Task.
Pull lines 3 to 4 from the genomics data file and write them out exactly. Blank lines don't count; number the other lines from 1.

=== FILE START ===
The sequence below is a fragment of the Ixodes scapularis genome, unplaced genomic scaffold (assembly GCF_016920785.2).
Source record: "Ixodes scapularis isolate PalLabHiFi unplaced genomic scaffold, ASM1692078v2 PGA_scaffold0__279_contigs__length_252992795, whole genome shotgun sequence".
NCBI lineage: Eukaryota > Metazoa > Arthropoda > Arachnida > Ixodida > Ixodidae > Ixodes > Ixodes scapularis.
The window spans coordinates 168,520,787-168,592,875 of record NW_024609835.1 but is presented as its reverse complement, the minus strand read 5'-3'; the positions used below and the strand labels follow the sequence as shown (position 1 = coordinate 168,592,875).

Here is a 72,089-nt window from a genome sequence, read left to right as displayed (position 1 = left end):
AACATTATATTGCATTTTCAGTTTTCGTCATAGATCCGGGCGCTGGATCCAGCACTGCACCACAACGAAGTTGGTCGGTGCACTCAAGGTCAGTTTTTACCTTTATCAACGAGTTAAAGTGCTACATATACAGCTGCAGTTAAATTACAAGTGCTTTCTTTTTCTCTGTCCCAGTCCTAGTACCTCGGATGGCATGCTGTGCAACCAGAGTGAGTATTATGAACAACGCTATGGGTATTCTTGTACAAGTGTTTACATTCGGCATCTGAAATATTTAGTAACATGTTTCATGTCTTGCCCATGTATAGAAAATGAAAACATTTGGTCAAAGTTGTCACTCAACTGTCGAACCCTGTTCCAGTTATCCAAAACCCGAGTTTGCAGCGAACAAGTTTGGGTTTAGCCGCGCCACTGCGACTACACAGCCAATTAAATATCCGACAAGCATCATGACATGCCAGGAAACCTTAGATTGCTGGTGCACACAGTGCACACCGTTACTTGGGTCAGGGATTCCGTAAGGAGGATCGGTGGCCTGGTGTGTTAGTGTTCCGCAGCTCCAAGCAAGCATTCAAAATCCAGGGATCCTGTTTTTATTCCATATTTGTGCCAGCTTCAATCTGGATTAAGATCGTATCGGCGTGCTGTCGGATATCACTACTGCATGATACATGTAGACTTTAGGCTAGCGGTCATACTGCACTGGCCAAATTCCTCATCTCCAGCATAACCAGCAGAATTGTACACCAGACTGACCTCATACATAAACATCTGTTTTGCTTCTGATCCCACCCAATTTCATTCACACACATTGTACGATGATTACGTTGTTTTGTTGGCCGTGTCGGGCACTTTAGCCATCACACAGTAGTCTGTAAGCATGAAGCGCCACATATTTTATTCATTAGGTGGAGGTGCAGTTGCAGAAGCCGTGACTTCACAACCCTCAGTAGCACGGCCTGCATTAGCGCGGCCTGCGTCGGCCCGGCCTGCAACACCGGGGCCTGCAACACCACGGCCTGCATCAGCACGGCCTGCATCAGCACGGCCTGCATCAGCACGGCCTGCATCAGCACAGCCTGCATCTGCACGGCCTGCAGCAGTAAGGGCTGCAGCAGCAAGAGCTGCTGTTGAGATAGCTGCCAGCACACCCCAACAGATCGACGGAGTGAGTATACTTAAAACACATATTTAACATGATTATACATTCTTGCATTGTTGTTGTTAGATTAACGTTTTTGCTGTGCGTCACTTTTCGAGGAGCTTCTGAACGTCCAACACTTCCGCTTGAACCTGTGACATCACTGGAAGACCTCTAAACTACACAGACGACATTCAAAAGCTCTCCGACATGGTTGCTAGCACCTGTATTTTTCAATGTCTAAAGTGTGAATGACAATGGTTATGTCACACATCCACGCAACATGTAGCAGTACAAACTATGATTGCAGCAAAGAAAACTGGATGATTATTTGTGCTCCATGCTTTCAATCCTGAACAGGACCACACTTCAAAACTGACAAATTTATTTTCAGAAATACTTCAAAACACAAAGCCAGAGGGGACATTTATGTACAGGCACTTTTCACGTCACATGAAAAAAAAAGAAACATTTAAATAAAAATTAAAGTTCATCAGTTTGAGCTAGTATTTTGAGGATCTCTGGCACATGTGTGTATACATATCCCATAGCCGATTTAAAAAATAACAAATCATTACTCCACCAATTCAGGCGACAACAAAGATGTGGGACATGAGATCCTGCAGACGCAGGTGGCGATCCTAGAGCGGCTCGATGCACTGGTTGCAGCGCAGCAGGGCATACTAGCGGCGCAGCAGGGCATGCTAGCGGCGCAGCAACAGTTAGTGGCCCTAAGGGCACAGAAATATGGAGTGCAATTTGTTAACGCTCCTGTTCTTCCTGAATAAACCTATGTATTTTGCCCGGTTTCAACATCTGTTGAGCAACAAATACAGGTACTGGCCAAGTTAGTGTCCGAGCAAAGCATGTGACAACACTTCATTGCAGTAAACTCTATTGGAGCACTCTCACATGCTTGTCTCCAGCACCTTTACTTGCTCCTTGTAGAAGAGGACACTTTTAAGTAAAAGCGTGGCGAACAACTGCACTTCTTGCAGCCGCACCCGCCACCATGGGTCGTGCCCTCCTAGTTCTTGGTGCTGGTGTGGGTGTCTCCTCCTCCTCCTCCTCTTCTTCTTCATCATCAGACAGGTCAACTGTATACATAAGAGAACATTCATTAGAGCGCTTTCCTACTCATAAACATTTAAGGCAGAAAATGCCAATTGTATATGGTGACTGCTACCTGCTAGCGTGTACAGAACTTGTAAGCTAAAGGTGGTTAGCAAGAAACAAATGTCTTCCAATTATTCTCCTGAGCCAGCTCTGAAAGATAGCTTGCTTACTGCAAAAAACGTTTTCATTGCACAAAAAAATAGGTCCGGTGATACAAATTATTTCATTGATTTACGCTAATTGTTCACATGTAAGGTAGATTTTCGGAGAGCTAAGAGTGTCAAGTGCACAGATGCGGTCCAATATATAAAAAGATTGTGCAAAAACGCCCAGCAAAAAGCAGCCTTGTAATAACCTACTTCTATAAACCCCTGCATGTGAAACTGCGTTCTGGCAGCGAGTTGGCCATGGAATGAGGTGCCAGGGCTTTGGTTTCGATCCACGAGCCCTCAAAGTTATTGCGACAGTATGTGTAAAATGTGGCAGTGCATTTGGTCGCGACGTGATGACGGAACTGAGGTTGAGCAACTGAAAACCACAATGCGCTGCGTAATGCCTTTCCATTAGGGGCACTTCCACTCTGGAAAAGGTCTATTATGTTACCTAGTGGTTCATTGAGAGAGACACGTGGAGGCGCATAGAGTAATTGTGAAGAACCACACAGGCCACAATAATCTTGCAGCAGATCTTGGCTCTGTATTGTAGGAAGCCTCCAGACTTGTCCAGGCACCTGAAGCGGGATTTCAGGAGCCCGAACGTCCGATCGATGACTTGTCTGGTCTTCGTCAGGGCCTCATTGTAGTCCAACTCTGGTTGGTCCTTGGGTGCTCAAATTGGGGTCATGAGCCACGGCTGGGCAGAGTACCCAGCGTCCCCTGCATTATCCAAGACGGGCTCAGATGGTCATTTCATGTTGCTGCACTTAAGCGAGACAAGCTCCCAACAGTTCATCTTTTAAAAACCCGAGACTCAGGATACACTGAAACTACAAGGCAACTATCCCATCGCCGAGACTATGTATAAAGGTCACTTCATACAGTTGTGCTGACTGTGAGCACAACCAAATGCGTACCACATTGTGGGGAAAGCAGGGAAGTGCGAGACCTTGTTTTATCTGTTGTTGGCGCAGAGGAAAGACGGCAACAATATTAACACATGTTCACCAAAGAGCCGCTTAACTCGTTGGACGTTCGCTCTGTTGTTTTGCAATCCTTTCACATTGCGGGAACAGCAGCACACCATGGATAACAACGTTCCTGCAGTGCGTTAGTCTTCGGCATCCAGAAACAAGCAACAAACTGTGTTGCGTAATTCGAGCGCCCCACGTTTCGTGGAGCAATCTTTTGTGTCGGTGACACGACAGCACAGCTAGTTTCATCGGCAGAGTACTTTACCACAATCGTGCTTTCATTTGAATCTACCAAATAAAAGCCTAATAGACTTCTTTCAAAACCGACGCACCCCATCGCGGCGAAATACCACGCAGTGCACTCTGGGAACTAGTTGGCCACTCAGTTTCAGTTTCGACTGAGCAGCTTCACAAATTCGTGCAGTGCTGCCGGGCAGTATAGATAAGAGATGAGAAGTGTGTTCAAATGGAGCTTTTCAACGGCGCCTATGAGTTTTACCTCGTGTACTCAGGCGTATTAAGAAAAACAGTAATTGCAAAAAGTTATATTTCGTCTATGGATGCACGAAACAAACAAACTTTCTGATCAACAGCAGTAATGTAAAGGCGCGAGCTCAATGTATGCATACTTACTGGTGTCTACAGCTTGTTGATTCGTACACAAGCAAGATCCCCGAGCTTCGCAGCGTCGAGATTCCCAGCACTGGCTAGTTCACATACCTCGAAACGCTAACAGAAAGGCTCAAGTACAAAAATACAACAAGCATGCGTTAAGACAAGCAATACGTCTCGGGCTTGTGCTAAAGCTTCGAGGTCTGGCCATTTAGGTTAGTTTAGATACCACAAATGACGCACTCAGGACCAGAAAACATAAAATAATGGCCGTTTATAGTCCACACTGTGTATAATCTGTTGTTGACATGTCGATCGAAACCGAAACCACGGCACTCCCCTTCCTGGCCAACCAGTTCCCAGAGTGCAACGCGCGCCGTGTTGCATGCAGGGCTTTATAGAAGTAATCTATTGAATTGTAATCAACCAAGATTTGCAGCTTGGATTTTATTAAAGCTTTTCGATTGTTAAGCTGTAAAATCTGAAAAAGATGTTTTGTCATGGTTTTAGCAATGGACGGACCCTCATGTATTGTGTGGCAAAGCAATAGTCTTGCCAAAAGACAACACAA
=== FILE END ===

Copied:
NCBI lineage: Eukaryota > Metazoa > Arthropoda > Arachnida > Ixodida > Ixodidae > Ixodes > Ixodes scapularis.
The window spans coordinates 168,520,787-168,592,875 of record NW_024609835.1 but is presented as its reverse complement, the minus strand read 5'-3'; the positions used below and the strand labels follow the sequence as shown (position 1 = coordinate 168,592,875).